This is generally a more light-hearted event. Competitors perform tricks and stunts on short section of white water, and are marked by judges. The heats whittle down the highest scorers, until the final. The object is to link the best series of smooth, stylish movements, such as cartwheels and spins.


Canoes must be guided through a series of gates, which are pairs of poles hanging over the river. The gates must be passed through in order, on a course up to 600 metres in length, and graded from I (1) to VI (6) in difficulty. The minimum depth must be 40 centimetres (16 inches), and the water flow should be at least 2 metres per second.

Courses will have twenty to twenty-five gates, with at least six being upstream. Gates are numbered in order, and have green poles for downstream gates, and red poles for upstream gates. The bottom of the gate poles must hang about 15 centimetres (6 inches) above the water.

Competitors must go through the gates in the set order. They must go between the poles without either pole being touched by the boat, the paddle, or the rider's body. In team events, each teams boats must cross the finish line within 15 seconds of each other.

Penalties for slalom racing are as follows:

5 points - correct negotiation of the gate, but touching one or both poles. Touching the same pole more than once only counts as one penalty

50 points - touch of a gate without correct negotiation, (for example, touching the second gate without going through the first)

50 points - pushing a gate

50 points - going through a gate while the rider is upside down

50 points - going through a gate in the wrong direction

50 points - missing a gate

50 points - a team failing to get across the finish line within 15 seconds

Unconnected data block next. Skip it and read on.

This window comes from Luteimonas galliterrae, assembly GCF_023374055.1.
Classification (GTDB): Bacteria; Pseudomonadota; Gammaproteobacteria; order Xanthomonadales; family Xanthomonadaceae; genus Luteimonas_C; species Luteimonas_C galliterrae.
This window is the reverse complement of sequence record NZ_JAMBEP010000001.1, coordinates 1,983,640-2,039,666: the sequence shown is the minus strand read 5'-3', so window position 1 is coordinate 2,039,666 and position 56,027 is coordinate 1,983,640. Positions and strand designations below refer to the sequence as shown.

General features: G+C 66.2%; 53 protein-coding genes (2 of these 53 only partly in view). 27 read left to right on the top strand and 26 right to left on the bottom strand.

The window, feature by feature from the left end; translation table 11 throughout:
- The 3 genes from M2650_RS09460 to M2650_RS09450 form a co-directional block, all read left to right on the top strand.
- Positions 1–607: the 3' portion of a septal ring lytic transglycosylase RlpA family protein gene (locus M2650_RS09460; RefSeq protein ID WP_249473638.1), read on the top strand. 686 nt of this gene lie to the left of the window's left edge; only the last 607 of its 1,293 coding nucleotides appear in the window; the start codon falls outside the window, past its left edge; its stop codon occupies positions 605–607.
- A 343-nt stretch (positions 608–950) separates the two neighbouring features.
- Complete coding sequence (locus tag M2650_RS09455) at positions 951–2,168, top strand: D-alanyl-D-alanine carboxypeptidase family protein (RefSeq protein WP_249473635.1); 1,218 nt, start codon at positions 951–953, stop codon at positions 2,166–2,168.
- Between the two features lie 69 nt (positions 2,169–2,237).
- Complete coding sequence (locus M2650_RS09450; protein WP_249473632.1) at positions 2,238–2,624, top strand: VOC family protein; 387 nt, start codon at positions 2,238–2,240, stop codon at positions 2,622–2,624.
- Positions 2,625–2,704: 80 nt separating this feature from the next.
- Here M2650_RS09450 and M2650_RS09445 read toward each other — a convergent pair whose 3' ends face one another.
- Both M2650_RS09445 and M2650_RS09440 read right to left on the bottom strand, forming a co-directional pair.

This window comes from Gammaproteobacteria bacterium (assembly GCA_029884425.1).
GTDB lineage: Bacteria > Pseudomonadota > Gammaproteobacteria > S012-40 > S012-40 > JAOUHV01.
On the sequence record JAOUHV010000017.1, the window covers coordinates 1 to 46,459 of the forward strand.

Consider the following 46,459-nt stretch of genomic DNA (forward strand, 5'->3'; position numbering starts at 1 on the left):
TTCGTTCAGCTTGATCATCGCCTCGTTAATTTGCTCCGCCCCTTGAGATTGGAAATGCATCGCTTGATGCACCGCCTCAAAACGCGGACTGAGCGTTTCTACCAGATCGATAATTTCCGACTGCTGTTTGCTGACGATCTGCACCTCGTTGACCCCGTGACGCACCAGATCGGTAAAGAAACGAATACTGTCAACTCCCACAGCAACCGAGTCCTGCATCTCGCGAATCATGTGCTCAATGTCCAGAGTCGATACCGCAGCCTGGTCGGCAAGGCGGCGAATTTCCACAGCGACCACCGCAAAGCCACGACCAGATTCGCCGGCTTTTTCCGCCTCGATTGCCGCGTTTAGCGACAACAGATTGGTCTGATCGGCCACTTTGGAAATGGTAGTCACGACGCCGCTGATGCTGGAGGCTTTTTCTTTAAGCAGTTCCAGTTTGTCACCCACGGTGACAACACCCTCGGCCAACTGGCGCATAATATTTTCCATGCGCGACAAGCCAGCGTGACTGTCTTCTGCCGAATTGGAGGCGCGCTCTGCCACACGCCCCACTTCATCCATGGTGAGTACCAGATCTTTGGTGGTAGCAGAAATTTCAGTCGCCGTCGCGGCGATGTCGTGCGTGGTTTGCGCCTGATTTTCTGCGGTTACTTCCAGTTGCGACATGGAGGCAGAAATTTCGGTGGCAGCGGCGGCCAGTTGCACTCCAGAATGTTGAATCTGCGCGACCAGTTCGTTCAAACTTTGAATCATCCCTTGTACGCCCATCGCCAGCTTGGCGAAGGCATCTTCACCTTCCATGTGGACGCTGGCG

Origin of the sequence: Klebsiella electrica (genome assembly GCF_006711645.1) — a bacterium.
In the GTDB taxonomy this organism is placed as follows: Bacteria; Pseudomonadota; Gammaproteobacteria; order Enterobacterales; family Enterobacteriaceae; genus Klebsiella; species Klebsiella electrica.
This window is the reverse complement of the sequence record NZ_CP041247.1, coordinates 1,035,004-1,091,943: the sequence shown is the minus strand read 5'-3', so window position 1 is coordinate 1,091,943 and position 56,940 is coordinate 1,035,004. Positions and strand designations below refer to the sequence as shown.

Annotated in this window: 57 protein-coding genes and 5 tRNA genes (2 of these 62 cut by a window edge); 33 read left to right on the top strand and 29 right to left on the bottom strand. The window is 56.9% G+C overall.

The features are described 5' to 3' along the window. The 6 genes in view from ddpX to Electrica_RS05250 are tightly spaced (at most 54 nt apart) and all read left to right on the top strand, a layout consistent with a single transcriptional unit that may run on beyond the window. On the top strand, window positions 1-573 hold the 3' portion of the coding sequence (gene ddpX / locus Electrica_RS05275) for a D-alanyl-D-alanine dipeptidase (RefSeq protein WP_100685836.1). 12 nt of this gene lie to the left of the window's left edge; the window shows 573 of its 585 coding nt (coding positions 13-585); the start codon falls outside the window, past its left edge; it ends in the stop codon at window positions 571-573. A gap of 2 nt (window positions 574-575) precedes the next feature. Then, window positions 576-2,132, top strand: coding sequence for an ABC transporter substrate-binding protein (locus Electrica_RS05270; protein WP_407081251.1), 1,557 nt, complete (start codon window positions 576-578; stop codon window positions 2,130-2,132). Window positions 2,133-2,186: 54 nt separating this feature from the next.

The results are calculated by the time taken to get from start to finish, with any penalty points added, so the winner would have the lowest score.

Sprint racing

Canoe sprint races are held on still water courses over 500, 1000, and 10,000 metres for men, and 500 and 5000 metres for women. The courses are marked with buoys with flags.

Courses for 500 and 1000 metre races are straight, and raced through once only, and are usually marked from start to finish. Courses of more than 1000 metres may be divided into straights and turns (marked by red and yellow flags). Courses with turns are raced in an anti-clockwise direction.

Surf kayaking

A competition against other kakayers, and the surf waves. The kayaks are specially designed. The competitors perform tricks on the waves during 20-minute heats. Runs are scored by judges, and the best three scores are compared with other competitors to determine progress to the next round, and ultimately to the final.

Wild-water racing

Specially designed boats race against the clock through white-water rivers which are rated above Grade III (3). Races are often longer than 3 kilometres (1.86 miles), and involve the competitors picking their way through waves and boulders. There is a three division system for harder races, with competitors rising up divisions as their capability improves.


Flat water - calm, still water for less demanding events.

Grade - rivers are graded by an international system from 1 to 6. The higher the grade, the more challenging the river.

White water - white water is rougher, more turbulent water, for more challenging events.